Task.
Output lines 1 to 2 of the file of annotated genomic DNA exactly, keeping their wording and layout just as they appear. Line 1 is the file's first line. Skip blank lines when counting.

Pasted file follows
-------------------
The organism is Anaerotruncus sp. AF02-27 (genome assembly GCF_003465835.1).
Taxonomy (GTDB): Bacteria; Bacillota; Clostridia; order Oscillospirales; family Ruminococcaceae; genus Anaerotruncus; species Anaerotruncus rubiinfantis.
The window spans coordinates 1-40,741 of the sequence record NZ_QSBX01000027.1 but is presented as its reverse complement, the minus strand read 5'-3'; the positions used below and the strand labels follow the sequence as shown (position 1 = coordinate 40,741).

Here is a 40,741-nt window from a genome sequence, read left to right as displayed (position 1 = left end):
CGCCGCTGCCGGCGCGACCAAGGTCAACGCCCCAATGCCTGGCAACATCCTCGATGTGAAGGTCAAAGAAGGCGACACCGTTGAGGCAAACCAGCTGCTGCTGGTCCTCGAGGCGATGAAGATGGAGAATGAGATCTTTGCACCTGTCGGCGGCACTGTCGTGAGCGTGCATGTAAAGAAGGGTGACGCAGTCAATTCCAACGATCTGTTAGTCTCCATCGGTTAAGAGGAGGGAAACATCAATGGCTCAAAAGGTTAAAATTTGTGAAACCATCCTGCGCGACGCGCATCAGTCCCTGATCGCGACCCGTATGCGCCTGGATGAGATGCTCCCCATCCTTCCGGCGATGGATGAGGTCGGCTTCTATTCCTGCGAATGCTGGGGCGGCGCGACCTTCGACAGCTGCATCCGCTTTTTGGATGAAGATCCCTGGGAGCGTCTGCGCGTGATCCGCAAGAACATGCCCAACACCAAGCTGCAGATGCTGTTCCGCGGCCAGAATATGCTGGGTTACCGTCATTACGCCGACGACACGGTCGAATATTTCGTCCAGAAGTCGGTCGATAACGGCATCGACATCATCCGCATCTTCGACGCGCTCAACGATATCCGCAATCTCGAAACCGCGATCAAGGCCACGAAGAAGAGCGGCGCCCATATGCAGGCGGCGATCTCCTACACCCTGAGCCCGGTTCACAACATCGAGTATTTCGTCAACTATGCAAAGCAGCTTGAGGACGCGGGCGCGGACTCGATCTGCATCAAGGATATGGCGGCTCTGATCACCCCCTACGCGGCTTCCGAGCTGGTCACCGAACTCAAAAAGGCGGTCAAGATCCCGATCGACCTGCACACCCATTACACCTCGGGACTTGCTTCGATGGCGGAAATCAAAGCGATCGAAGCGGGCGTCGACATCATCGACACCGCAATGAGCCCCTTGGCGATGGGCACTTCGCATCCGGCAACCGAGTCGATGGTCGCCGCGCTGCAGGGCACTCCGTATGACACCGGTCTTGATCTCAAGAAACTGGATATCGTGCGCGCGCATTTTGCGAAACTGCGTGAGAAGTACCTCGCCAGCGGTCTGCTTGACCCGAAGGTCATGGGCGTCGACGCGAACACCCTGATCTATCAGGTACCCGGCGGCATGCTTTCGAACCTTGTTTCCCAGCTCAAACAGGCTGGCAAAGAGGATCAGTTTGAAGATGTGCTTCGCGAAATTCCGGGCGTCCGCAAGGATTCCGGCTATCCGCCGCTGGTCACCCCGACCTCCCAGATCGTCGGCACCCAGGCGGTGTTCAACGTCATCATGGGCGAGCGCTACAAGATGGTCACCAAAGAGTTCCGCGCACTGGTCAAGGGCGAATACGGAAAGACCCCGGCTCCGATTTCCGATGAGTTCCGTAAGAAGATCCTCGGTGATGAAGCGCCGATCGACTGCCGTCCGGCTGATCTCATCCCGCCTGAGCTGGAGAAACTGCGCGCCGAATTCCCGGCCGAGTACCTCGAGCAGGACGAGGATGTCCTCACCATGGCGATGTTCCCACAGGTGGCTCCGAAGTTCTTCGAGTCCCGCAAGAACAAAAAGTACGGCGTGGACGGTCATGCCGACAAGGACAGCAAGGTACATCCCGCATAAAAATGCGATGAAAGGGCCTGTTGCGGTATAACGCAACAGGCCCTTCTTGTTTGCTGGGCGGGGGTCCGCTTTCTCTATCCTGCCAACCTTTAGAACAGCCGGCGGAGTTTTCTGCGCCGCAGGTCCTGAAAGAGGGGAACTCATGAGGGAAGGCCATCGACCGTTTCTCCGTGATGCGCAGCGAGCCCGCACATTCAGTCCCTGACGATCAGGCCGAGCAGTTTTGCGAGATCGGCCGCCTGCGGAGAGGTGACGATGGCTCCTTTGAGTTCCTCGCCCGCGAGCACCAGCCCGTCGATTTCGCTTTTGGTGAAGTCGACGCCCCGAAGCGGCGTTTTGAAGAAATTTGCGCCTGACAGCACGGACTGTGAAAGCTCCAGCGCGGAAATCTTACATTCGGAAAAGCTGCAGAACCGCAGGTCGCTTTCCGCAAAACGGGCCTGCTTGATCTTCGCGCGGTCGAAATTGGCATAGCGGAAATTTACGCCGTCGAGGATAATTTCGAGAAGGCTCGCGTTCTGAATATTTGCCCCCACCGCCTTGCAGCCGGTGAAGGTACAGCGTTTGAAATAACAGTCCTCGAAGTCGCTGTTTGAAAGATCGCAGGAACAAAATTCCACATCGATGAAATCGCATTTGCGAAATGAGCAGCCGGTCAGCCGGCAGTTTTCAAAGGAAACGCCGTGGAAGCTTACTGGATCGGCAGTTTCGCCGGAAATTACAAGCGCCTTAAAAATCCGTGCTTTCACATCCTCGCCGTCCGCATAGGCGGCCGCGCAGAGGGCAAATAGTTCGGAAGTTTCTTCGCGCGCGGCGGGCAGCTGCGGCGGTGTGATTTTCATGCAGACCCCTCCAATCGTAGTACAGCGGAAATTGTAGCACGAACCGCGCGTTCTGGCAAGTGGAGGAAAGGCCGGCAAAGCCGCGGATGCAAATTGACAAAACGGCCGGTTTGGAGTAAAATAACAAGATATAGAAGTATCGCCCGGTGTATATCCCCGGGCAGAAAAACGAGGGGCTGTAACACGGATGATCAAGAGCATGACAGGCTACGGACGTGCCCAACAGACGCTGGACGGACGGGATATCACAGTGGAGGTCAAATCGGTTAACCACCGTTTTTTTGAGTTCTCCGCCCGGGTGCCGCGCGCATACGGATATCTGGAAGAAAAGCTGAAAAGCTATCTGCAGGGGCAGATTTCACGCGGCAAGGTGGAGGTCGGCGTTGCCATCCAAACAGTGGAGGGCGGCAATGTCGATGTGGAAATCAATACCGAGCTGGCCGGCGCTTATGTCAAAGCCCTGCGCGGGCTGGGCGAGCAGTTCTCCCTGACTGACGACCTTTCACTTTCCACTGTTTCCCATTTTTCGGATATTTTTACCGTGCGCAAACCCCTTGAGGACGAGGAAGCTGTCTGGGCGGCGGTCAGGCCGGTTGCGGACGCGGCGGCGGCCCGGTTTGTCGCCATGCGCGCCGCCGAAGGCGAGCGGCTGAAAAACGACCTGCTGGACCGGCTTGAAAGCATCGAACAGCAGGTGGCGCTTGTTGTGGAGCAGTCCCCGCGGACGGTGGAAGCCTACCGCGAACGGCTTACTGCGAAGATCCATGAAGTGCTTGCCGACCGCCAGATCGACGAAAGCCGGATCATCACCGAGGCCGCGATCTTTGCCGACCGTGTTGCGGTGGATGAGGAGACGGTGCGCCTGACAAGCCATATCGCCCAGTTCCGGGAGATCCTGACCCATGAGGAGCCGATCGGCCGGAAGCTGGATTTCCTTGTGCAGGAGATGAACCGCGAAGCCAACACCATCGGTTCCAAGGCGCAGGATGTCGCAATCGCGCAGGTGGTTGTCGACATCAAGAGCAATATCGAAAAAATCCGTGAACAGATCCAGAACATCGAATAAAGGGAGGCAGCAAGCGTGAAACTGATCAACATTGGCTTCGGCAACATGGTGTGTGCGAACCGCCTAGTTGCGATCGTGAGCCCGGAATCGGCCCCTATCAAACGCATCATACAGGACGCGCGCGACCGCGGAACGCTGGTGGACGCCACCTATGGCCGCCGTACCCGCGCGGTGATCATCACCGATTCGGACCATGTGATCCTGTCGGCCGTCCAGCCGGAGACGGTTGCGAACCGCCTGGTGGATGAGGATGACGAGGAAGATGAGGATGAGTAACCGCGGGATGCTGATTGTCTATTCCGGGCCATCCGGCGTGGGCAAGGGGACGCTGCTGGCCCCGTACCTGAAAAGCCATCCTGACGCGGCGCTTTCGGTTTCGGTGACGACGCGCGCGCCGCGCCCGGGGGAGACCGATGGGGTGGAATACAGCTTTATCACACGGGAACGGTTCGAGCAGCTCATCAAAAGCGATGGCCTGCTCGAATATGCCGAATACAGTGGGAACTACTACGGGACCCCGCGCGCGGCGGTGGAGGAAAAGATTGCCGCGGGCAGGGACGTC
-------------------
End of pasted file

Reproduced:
The organism is Anaerotruncus sp. AF02-27 (genome assembly GCF_003465835.1).
Taxonomy (GTDB): Bacteria; Bacillota; Clostridia; order Oscillospirales; family Ruminococcaceae; genus Anaerotruncus; species Anaerotruncus rubiinfantis.